Greg & I rode our bikes to the top of Mount Tabor on New Years Day 2013. I don't think I'll be doing that tomorrow!
Considering I also had sinus surgery (to correct a deviated septum on 4/23/13), I was quite reluctant to go through another surgery this year. I asked Dr Herzka if there were any other alternatives and she referred me to a chiropractor, Phillip Snell, who specializes in sports medicine (and was still covered by my insurance). I saw him a handful of times over the past two months and he definitely has the knowledge & skills to help me. But we ran into the same obstacle as with physical therapy; the pain in my knees is too intense to make any progress with the other musculoskeletal issues I have.
Recovering from sinus surgery. It was not fun.
Bearing in mind that I reached the out-of-pocket maximum for my health insurance plan mid-way through the year, and all of those numbers will be reset to a higher deductible & out-of-pocket maximum on January 1st, it made the most sense to schedule the surgery in 2013. It was a bit of a challenge to get everything lined up in a fairly short amount of time, but OHSU's Center for Health & Healing was able to squeeze me in on today's surgery rotation even though they're only using one outpatient operating room.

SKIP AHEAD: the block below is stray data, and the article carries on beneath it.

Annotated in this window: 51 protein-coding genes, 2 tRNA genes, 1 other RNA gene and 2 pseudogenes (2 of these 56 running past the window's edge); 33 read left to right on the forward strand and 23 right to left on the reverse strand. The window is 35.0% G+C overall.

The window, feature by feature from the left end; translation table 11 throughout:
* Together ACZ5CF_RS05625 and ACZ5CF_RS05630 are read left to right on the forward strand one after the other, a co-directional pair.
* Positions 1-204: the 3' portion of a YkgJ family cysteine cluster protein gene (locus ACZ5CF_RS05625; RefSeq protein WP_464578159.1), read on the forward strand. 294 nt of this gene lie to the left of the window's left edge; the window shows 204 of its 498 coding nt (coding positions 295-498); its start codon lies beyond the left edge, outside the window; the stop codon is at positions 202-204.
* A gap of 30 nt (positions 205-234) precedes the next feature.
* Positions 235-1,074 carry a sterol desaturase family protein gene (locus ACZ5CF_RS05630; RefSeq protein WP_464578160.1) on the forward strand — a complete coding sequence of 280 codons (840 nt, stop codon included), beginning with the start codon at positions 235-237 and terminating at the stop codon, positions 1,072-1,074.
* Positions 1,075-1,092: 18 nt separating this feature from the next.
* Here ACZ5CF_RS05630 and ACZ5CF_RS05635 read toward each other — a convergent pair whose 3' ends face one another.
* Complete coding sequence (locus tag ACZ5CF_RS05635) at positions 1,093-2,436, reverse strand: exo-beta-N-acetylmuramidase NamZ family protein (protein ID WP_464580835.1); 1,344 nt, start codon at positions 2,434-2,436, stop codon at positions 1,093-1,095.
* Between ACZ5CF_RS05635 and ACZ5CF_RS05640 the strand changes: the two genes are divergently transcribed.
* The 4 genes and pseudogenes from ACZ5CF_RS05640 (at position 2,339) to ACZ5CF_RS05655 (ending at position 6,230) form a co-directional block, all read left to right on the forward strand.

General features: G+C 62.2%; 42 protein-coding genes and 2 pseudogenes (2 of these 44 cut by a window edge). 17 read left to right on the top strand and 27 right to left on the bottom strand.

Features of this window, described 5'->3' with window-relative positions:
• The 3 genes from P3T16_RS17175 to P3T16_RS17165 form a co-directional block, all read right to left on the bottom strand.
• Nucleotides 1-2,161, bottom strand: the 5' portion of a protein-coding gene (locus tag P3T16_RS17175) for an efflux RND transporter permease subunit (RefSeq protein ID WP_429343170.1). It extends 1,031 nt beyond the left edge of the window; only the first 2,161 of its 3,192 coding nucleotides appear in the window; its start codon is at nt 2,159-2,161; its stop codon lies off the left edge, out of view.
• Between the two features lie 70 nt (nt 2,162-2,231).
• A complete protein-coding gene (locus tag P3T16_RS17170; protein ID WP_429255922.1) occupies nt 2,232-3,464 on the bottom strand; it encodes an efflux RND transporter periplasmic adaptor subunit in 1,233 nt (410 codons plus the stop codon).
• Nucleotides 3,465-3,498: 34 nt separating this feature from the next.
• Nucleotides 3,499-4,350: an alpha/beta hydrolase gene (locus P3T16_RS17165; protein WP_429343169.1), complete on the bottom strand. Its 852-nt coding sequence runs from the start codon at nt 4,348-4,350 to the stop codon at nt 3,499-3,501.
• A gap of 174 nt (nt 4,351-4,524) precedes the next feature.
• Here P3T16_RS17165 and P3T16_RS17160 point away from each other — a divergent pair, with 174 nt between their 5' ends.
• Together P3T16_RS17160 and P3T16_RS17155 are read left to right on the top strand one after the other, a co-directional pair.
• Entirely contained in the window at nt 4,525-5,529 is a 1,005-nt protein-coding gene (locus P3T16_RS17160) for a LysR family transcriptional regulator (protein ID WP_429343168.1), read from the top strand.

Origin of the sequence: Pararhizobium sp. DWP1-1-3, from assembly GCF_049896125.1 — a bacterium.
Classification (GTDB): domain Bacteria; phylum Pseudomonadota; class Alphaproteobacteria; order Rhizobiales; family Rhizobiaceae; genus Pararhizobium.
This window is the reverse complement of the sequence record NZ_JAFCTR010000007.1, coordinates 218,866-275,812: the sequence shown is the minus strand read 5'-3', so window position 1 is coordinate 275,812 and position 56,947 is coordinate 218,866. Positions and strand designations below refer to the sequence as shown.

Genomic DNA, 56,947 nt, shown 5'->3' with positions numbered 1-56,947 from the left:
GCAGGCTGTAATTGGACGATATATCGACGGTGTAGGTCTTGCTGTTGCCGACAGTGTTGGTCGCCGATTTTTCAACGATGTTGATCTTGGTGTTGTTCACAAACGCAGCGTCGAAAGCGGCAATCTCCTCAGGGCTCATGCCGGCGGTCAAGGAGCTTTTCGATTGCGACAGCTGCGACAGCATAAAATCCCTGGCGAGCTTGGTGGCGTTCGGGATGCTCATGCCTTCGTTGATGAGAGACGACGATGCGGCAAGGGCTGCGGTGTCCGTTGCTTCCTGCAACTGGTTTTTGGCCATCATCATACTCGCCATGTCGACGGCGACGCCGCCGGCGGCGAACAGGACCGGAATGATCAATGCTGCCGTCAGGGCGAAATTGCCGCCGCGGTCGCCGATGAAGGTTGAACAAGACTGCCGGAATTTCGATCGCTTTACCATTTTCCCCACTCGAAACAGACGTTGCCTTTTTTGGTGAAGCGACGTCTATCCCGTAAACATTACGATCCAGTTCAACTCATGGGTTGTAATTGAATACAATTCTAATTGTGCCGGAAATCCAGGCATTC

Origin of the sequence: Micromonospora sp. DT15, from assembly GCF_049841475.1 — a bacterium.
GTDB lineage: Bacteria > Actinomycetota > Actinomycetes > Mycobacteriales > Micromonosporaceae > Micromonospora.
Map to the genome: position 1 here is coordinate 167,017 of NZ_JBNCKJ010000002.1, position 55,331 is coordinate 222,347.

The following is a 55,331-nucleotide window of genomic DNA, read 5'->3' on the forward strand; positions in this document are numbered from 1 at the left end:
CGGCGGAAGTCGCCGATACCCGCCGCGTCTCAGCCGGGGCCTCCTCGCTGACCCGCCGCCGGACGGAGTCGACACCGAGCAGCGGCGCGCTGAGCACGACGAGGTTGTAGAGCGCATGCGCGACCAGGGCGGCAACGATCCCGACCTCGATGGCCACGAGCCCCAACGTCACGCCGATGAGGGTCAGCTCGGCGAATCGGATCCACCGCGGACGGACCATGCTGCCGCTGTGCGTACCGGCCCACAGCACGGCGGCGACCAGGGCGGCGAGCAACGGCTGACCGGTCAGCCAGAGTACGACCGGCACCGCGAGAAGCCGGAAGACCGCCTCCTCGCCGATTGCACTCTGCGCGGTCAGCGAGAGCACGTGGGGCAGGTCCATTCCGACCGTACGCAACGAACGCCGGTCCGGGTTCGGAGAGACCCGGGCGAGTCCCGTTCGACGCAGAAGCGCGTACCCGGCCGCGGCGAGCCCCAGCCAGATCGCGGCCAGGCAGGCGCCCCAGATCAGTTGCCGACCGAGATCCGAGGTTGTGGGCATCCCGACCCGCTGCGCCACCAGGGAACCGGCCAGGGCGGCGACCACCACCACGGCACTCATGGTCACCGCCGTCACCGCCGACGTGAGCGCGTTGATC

Heading out to catch the bus to physical therapy after my hip surgery.
It was also a tough decision whether or not to have both knees operated on the same day. While the recovery time for this surgery, called bilateral arthroscopic chondroplasty, is relatively short (5+ weeks) compared to my hip (6 months), it will certainly be a bit harder to get around with two banged up knees. I figure I have been in pain for so long it can't feel that much worse and hopefully I'll be in much better shape sooner than later!